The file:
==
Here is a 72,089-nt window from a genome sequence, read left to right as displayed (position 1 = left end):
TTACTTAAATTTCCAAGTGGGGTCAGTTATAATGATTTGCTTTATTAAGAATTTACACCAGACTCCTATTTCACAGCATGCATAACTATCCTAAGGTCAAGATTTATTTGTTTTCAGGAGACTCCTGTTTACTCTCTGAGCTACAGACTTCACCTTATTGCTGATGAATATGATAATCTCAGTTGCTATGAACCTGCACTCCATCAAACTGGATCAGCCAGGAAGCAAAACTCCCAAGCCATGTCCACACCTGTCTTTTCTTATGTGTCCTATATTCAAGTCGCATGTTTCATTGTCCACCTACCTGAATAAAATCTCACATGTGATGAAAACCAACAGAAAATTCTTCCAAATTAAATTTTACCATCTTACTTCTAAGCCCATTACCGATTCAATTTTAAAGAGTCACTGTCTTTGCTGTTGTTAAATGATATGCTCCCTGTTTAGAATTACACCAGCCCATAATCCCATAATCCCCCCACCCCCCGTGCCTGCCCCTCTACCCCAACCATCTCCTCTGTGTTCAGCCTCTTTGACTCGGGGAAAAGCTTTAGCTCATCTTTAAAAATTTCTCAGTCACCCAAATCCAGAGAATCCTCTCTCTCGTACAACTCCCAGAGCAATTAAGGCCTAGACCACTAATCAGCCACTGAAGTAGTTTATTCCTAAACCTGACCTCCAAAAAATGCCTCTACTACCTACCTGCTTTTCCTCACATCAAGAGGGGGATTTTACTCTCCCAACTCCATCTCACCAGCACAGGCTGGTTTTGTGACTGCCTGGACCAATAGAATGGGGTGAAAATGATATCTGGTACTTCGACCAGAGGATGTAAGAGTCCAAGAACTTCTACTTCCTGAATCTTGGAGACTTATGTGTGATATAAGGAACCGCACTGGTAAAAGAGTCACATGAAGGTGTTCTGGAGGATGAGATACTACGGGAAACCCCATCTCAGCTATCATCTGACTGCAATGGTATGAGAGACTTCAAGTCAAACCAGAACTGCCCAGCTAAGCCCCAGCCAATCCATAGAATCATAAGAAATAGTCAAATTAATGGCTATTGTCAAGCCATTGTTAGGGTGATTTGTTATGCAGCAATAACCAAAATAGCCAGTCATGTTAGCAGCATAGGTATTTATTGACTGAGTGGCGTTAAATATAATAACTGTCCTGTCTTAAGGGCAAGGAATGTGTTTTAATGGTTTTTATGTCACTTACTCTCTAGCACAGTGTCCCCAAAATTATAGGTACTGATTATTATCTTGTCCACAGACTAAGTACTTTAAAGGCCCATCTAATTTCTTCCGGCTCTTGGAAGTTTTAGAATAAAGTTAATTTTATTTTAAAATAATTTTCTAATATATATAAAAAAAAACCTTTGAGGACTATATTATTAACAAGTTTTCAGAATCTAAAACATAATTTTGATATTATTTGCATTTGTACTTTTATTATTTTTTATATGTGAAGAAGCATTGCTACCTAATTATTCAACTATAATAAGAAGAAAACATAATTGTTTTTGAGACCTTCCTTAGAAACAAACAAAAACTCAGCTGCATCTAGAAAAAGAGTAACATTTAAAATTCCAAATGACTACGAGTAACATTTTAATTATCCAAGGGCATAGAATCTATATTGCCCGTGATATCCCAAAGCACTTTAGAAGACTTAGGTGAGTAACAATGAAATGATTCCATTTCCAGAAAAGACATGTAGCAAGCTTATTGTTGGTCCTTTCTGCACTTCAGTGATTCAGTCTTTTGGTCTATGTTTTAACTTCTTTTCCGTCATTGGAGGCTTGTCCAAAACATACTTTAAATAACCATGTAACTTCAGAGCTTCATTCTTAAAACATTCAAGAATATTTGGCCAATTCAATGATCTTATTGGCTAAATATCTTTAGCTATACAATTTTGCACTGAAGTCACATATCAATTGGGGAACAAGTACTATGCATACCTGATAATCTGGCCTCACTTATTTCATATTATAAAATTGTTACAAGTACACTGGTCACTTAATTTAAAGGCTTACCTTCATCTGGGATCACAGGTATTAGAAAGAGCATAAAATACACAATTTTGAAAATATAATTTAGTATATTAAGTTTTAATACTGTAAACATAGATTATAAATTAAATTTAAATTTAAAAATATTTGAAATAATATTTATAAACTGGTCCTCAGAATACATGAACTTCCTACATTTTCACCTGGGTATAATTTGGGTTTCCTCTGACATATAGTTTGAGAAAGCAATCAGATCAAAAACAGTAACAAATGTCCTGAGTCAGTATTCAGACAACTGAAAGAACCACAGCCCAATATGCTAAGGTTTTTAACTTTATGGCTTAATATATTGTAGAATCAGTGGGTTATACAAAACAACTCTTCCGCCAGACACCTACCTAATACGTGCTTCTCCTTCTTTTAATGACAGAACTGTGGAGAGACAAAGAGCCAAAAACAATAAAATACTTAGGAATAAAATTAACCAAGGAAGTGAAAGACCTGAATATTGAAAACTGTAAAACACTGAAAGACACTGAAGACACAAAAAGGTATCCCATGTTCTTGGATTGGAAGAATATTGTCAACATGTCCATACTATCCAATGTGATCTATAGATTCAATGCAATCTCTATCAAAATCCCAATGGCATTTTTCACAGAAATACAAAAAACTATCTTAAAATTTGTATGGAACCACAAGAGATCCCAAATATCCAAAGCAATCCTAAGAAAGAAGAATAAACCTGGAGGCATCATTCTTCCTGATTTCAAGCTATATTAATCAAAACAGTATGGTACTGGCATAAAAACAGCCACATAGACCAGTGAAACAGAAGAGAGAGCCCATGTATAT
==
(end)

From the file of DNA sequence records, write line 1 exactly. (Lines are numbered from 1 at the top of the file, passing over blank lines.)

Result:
Here is a 72,089-nt window from a genome sequence, read left to right as displayed (position 1 = left end):